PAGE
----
Author: Matthew Roberts, Owen Gieni, & Chris Dingess
Publisher: Image Comics
Publication Date: May 27th, 2014
Read: May 2014
Where It Came From: eARC from publisher via NetGalley*
Rating: 3.5 Sad Dead Herons
The Quick and Dirty:
Lewis and Clark lead an exploration of the United States’ new territory at the behest of President Jefferson, and encounter all sorts of supernatural monsters and other entities. Also, Sacagawea kicks some major ass.
The Wordy Version:
Lewis and Clark are on a mission from Jefferson to explore and document the Louisiana Purchase. At least, that’s the public face of the mission—Jefferson has actually tasked the two with leading the expedition to destroy the monsters inhabiting the interior of the continent and make way for westward expansion. L and C are naturally a little skeptical about this less-public aspect of the assignment, but carry on as their president has ordered. They've got a bunch of military men in the party, supplemented with freed criminals—expendable manpower for what horrors might be ahead. Their first stop is La Charette, the westernmost bastion of civilization.
It soon becomes clear that Prez Tommy J is not, in fact, losing his marbles, when they are attacked by a bison/minotaur/centaur creature while investigating a structure that looks mysteriously like the plant version of the St. Louis arch. Things go downhill from there—more murderous bison creatures, a naked lady with scary green eyes jumping off a cliff but leaving no body behind, an abandoned fort, moss zombies… They make it to La Charette and eventually find some of the village’s survivors. The original plan was to hook up with an Indian girl at the fort (wonder who that could be?), but they’re forced to make plans to leave without her. Said plans are derailed by various malevolent flora and fauna, and the awaited Indian girl swoops in to save their asses. More than once.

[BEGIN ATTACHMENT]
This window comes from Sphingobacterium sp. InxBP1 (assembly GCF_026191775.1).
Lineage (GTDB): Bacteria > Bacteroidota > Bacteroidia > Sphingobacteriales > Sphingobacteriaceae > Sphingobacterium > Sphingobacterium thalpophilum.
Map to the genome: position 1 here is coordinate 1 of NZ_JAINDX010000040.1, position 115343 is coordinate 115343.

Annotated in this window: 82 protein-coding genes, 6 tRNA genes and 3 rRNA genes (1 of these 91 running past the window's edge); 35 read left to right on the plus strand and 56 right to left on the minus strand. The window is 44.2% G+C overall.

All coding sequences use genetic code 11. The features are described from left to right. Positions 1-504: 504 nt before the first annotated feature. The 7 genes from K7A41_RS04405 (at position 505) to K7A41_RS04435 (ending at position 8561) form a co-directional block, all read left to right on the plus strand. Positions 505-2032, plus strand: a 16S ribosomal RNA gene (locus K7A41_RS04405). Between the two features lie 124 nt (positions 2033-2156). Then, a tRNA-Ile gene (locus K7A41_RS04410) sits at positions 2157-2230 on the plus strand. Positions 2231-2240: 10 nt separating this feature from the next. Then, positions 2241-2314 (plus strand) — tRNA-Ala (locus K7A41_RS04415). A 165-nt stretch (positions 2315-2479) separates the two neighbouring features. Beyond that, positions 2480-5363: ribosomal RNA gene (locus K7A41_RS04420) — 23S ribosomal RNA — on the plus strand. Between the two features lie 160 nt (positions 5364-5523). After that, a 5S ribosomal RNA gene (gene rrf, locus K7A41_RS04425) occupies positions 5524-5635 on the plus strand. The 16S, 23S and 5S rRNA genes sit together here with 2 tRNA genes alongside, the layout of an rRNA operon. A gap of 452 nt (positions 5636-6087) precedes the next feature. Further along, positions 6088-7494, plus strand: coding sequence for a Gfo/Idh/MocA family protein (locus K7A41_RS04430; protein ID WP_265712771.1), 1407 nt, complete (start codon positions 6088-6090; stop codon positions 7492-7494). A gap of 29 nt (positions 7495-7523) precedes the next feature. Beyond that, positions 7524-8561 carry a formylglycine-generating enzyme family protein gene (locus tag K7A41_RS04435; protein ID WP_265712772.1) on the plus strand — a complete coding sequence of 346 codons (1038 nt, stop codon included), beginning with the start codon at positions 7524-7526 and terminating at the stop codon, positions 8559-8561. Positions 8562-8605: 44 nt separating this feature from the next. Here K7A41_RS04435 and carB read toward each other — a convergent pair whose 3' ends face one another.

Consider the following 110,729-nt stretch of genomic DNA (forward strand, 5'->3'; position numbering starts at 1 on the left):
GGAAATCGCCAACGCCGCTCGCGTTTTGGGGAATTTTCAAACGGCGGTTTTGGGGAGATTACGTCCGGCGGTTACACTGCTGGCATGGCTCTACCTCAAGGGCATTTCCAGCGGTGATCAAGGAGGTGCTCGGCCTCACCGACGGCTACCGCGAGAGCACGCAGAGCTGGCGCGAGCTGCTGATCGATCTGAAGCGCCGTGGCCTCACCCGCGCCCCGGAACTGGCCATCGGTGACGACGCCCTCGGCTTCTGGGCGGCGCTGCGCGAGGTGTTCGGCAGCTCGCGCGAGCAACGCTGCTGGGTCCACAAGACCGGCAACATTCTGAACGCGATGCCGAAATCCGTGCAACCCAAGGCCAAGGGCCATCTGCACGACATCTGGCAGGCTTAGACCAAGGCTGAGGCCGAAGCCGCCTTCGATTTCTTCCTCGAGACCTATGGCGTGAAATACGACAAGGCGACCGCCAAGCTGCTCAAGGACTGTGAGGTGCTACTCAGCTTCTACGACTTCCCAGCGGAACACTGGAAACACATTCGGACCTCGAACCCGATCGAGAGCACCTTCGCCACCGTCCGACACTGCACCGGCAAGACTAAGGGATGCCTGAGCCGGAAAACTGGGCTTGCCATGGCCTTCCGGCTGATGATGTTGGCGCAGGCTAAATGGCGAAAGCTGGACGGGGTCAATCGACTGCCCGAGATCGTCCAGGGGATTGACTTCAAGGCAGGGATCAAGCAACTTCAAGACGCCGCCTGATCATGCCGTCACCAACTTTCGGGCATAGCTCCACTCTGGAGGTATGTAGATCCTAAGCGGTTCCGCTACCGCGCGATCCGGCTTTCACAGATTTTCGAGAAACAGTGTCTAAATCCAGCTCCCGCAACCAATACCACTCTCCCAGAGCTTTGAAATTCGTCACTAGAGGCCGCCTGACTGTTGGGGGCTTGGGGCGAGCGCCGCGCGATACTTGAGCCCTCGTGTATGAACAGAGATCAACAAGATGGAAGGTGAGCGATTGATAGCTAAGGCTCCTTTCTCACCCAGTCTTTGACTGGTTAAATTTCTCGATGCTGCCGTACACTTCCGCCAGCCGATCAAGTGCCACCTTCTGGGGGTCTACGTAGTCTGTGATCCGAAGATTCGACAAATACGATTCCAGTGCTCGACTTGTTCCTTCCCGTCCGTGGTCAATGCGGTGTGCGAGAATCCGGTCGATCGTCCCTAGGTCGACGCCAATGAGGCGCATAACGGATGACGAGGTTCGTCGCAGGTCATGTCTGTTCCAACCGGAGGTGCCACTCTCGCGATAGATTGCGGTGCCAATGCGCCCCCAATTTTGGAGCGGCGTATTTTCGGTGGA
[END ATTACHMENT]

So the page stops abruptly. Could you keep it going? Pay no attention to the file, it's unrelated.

Lewis is a kind of happy-go-lucky-ish, scholarly type of individual, while Clark seems to be the harder, less forgiving military man. Their bromance could get pretty epic. Other prominent characters include a particularly slimy convict named Jensen, who suspects the real reason the criminals were brought along on the trip and has no qualms about the measures he may have to take to escape. Sacagawea is the strong, silent (and pregnant) type, and her husband/baby-daddy Toussaint Charbonneau seems a little creepy, especially when we find out he’s being paid by L and C for delivering her to them, with more money to come when the baby is born…
I didn’t have especially strong feelings about the art in general, but there were some really cool full-page panels. It’s actually a pretty gruesome graphic novel at times (bison creature dissection, anyone?), and the slime ball Jensen says some pretty offensive things (cannot WAIT until some creature gets him. Or Sacagawea!), but it didn’t make me squeamish enough to stop reading. Overall, I was feeling kind of in the middle about it—it was interesting enough, but maybe not so much that I would seek out the next installment. But some set up at the very end involving plant prophecies and demons from Clark’s past, as well as some loose ends, such as Sacagawea’s undisclosed role (both from L and C’s perspective and from her own) and the green-eyed cliff-jumper, convinced me the next volume is worth a place on my TBR. I’m looking forward to further development of some characters we only got a glimpse of, like Mrs. Boniface from La Charette, and York, Clark’s African-American companion (slave, freedman, servant—we don’t know yet).
Have you been reading this one in its comic book form, or do you plan to check out this graphic novel collection of issues #1-6? What other graphic novels have caught your eye lately?
*As ever, much as we are grateful for the copy, our review is uninfluenced by its source.